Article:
No one in Washington is happy about his move. French Ambassador François Delattre called Celette’s departure “wrenching.” The arts community, too, is reeling. The directors of major Washington institutions — the National Gallery of Art, the Washington National Opera, the American Film Institute — congregated last month at the French ambassador’s residence to celebrate (and commiserate) with him at one final fete.
In September, Celette will begin a professorial position with the Ministry of Education in France. It’s a fitting role for a man who claims to be an educator first, a diplomat second. He developed concert series, cinema nights, street festivals and stage productions, all with the aim of educating audiences and promoting French artists in the United States. That taste for teaching and sharing is perhaps why Celette thrived in this demanding role for decades in countries that included Japan and Cambodia.
“When I arrived here, I thought, ‘I won’t survive more than three months,’” Celette said. “The Kennedy Center. The National Gallery of Art. I was surrounded by these institutions. . . . Then, I began to understand how they work and I made friends. And the best way to make friends is to work together, to build something.”
Despite Celette’s love of Washington— a city the nature lover appreciates for both its cultural and physical landscapes — he is eager to return to his home town of Clermont-Ferrand to be closer to his parents. “I’ve been away from my family for 30 years. It’s important for me to see more of them,” Celette said in his office at the embassy, still partially decorated with abstract paintings and souvenirs of past travels.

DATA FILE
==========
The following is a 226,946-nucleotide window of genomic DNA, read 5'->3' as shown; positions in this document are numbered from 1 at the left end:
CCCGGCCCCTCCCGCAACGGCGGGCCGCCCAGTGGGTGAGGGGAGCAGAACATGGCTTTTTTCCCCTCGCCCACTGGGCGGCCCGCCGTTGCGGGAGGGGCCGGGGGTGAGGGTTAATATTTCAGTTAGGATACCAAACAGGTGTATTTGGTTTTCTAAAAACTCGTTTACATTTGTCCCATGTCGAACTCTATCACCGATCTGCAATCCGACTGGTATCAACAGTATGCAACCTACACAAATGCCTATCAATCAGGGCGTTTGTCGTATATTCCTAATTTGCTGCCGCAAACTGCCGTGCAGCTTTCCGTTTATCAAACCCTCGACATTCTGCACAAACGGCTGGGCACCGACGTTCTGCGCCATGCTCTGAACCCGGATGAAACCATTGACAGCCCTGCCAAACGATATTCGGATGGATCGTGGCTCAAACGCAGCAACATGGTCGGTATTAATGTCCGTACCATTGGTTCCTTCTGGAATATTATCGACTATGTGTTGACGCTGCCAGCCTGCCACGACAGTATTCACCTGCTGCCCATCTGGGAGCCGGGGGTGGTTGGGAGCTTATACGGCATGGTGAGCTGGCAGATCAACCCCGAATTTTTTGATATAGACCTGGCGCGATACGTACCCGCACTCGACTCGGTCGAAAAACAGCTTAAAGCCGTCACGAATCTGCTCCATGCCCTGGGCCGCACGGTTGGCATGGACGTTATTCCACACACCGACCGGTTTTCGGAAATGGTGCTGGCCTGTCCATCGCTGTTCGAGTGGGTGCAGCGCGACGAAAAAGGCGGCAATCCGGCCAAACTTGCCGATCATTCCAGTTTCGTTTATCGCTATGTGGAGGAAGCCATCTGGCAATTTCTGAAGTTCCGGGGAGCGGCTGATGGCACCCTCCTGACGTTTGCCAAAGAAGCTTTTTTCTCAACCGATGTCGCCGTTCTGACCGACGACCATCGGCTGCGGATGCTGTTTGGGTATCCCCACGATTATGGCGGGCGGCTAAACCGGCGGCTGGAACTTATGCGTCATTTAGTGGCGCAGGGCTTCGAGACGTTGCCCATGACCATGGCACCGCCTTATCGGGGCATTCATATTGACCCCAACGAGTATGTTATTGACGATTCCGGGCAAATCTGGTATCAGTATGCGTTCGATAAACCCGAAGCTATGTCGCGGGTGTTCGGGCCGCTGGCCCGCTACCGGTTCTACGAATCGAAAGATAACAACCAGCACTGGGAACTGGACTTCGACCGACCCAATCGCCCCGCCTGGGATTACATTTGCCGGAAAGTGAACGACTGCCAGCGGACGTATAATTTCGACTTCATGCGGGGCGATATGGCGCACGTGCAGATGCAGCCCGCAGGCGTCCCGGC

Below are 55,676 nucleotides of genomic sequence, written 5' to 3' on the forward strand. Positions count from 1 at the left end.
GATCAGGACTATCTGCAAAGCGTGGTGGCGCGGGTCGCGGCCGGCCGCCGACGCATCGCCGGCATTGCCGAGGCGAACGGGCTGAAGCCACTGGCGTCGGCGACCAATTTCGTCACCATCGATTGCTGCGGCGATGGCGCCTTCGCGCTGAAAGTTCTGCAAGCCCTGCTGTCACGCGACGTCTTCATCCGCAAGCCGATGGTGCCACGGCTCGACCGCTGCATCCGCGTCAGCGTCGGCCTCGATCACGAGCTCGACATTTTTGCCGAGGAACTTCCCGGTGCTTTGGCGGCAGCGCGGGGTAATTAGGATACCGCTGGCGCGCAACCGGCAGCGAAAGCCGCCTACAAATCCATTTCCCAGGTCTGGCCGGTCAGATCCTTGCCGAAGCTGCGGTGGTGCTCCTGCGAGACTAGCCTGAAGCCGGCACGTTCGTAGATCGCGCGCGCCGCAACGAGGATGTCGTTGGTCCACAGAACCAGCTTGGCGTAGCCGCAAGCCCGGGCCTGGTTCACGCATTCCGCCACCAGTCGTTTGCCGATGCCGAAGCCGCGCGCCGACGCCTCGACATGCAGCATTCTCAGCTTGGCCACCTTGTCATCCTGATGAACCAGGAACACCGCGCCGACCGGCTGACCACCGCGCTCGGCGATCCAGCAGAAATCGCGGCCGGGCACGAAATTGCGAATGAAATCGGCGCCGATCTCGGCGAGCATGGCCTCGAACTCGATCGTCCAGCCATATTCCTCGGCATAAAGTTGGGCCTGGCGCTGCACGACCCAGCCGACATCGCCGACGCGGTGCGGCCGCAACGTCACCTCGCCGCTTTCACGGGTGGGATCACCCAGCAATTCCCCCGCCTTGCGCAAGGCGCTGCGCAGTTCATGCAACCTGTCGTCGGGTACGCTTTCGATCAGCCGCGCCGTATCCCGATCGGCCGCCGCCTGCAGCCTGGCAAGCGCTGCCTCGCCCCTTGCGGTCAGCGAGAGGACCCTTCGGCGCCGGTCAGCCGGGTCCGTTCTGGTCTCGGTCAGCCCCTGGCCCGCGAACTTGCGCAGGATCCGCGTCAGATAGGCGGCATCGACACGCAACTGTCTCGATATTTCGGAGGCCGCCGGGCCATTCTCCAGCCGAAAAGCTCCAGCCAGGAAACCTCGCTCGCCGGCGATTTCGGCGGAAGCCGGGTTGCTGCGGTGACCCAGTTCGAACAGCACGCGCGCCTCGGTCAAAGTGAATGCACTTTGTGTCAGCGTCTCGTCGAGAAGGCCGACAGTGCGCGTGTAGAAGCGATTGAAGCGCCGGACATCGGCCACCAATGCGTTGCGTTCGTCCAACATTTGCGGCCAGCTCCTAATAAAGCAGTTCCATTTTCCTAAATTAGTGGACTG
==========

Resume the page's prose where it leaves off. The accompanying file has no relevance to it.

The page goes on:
Still, he’ll miss all this: The sweeping view of the embassy’s wooded grounds. The thousands of friends who visit La Maison. The Baroque Concert series. The bike paths. The convenience of Georgetown University’s library.
He’ll miss playing the violin for the cardinals in his back yard.
On his desk sits a piece of calligraphy, a sketch of a sword and a heart, which was given to him by a Japanese Zen master in 1989. He’s carried it with him to each successive post, a reminder of what his job entails.
“It means ‘endurance,’” Celette said. “Because enduring is polishing your heart like a sword,” Celette said. “It is with me all the time.”
A ‘consummate cultural diplomat’
Making friends is Celette’s forte. Earl A. Powell III, director of the National Gallery of Art, calls him “the consummate cultural diplomat.” The Phillips Collection made him a lifetime honorary member. But his likability wasn’t a forgone conclusion in 2001, when he arrived only weeks before terrorists directed planes into the Pentagon and the World Trade Center. Celette came to an America of metal detectors and anthrax scares, a country of red states, blue states and freedom-fry battle cries.